If, like me you were raised in a fundamentalist church, you learn to try very hard from the very beginning. Try hard to be good. Try hard to earn the right to have your name written in the Book of Life. Try hard to win others to Christ because that is your bounden duty and your eternal destination may depend on it, which is a real worry when you haven’t hit your target.
Being a Christian meant trying hard.
And if you felt that God didn’t love you, then that was your fault because you simply weren’t trying hard enough. God’s love was there for the redeemed and the saved and the ransomed, and if you couldn’t with any certainty name yourself in that merry little band then that was your lookout.
It’s not surprising then that the tendency to try hard has dogged me throughout my life and made any requirement or obligation into something of a challenge. Homework? I spent every night from age eleven to eighteen in pursuit of perfection. Clergy wife? One I failed at miserably what with not being comfortable in church and all, but I did give it my best shot even if I skipped services and hid under the table instead. Single parent? Okay, I sometimes shut myself in my bedroom to avoid actually throttling the kids, but I never missed a parent’s evening. Grandmother? Ha! Test me on the intricate plot of ‘Moon and Me’ or ‘In the Night Garden’ and I’ll give you a run for your money.
God loves a trier.
Now in the Third Order there are quite a few requirements, as you would expect. You don’t just rock up and say ‘I want to join’, and sign on the dotted line. Well – you do – in a way, but it’s a process of discernment whereby you explore with God if this is the right path for you. (Which aren’t words which would have dropped easily from my lips during my stand-off years with God.)
To be honest I’ve never had any neon signs from God pointing me the right way. I’ve never had any megaphones in my ear, or doves on a gatepost, or voices of prophecy. If I hear the voice of God it tends to be still and small and right in the pit of my gut.
It tells me I’m loved.
Now, I’ll let you into a secret. I’ve been trying too hard lately. I’ve just swapped one straitjacket for another.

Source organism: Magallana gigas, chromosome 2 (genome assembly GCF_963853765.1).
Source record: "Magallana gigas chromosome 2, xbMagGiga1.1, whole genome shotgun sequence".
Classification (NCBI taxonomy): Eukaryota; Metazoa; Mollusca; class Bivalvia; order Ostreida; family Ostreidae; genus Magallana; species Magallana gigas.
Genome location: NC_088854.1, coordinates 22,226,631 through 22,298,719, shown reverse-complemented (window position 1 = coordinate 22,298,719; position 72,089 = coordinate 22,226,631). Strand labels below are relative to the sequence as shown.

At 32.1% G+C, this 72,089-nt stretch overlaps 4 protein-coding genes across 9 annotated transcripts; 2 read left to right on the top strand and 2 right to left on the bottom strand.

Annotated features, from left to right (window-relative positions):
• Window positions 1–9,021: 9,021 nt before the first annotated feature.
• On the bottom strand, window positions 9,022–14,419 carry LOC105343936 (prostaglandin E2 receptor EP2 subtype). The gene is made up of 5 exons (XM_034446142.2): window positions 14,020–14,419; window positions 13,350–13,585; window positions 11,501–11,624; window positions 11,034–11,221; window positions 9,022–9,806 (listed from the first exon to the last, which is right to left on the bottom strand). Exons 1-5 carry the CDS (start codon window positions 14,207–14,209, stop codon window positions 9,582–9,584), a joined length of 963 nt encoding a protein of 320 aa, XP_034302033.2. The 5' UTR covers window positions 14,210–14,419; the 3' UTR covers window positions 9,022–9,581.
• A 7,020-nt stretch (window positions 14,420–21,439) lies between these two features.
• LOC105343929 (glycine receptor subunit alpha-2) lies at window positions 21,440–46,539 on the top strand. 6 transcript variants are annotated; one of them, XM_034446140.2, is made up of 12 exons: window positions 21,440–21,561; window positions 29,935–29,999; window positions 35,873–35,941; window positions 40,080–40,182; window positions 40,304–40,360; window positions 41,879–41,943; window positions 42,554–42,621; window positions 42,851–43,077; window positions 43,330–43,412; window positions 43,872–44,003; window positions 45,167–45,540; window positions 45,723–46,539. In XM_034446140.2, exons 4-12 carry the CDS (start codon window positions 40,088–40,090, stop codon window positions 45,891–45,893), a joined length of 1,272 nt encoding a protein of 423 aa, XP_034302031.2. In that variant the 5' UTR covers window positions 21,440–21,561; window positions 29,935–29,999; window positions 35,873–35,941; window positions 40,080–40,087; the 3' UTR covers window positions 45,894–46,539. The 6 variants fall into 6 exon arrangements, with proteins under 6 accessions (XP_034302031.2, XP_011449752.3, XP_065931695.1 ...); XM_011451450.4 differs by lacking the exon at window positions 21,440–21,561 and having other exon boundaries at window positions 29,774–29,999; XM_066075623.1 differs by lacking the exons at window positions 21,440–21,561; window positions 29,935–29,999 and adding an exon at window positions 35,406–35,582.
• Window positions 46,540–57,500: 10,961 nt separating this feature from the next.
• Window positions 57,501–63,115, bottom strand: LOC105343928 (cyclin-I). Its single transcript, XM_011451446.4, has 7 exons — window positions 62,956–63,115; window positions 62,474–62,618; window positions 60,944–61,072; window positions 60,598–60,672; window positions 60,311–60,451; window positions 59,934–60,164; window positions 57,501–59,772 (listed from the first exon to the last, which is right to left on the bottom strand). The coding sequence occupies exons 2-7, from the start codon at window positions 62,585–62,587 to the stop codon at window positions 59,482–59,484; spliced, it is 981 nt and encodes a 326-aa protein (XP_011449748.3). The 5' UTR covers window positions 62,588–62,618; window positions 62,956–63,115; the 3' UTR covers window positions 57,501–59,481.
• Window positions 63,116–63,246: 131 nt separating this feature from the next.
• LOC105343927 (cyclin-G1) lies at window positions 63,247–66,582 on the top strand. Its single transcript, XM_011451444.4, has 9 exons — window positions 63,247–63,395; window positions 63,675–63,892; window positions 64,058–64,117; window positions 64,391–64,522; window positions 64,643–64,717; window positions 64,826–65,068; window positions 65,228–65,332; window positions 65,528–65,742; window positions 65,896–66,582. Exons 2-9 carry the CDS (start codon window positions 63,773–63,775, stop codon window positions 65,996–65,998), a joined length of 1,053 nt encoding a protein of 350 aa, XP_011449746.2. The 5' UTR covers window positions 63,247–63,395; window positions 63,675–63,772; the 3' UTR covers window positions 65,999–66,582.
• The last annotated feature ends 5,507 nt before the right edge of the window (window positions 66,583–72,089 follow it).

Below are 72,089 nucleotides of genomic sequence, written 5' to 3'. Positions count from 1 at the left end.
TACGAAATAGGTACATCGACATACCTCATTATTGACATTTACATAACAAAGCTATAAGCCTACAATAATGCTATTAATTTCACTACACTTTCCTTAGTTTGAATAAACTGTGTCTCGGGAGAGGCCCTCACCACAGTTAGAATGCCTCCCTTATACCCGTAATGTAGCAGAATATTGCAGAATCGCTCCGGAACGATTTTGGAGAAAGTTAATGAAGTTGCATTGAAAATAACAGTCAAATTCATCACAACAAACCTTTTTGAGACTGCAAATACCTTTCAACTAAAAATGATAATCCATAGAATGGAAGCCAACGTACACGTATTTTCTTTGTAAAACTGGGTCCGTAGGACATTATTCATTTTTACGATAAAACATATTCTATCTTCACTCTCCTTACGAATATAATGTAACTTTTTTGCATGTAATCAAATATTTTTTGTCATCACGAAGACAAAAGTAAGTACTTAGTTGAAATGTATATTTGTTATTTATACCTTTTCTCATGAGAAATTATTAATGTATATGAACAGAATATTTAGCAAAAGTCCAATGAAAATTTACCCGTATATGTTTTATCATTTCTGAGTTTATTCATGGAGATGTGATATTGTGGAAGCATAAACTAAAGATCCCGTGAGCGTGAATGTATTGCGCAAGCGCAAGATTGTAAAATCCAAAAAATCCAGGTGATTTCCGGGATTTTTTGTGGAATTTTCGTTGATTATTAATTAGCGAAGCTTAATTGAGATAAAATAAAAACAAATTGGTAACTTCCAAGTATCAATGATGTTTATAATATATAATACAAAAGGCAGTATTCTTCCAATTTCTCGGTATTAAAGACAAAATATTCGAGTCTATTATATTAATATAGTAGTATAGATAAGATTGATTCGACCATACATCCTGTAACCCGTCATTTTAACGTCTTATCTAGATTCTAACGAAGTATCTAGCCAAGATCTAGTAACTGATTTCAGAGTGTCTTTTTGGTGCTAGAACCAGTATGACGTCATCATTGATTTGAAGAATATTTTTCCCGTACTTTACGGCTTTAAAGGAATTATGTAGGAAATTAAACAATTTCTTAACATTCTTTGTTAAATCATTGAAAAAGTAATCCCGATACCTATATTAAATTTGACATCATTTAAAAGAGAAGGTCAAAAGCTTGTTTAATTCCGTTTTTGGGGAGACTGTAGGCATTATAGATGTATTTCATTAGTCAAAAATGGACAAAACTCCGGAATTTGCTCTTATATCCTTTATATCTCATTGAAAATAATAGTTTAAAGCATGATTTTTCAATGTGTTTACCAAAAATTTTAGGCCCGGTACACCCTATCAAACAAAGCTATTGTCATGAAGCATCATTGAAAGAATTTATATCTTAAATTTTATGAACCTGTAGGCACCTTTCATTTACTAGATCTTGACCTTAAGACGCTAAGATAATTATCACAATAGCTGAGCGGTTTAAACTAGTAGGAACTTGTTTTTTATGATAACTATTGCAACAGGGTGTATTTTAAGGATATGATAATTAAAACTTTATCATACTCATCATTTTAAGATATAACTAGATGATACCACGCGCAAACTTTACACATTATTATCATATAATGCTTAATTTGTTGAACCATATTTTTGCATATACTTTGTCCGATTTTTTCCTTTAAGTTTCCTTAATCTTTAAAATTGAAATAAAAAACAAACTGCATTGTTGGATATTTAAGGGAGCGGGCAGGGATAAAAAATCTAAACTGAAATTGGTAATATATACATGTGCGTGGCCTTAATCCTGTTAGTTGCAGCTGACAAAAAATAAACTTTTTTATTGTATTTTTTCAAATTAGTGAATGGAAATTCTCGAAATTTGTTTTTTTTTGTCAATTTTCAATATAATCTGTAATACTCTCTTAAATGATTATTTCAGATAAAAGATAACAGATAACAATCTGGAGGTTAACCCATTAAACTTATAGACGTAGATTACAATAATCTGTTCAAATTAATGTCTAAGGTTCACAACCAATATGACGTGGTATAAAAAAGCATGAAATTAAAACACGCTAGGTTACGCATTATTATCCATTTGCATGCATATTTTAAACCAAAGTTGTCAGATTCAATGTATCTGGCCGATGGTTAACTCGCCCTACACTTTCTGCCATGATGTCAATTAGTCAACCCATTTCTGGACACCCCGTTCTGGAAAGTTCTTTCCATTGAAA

Isn’t the Third Order meant to be ‘my chains fell off’, not ‘let’s make the locks tighter??’
I listened to my priest friend and my Novice Guardian (or Angel Guardian as my husband calls her, and that’s about right) on this one, and they told me to stop. Just stop. And rest. And sit with Jesus. And find, y'know, that Jesus is okay with that and is well happy to just sit down with me whenever, and do nothing.
So that’s what I’ve been doing – or not doing.
And I’ve stopped writing. I came over all mardy and said to my priest-friend that I had nothing new to say, and she said that most people have only one message and they need to keep saying it. And, as to further reinforce this idea, the preacher in the Sunday service that week, a lovely prayerful man, said that when he was training for the priesthood, his mentor told him that most clergy only had one sermon in them and they needed to keep preaching it.
So the message is - carry on with your message.
And my message is that the God I grew up with ISNT’T GOD AT ALL. The God I know now is full of compassion and loves me totally and absolutely unconditionally, and wants to hold me tightly now and forever, and tell me I really am safe, even when I frequently mess up.
That’s what I’ll keep saying.
And as I sit with Jesus, saying nothing, three words play unbidden on a loop in my head. Encircle us. Heal us. Protect us. And I let the tape run, holding in my heart all those dear to me, all my friends who are sick and struggling, my brothers and sisters in the Third Order, and especially Ukraine, Ukraine, Ukraine and its hurting, beleaguered, terrified people.
And the Russian soldiers wanting their mums.
Encircle. Heal. Protect.
That’s what I’ll keep saying.
Without even trying.
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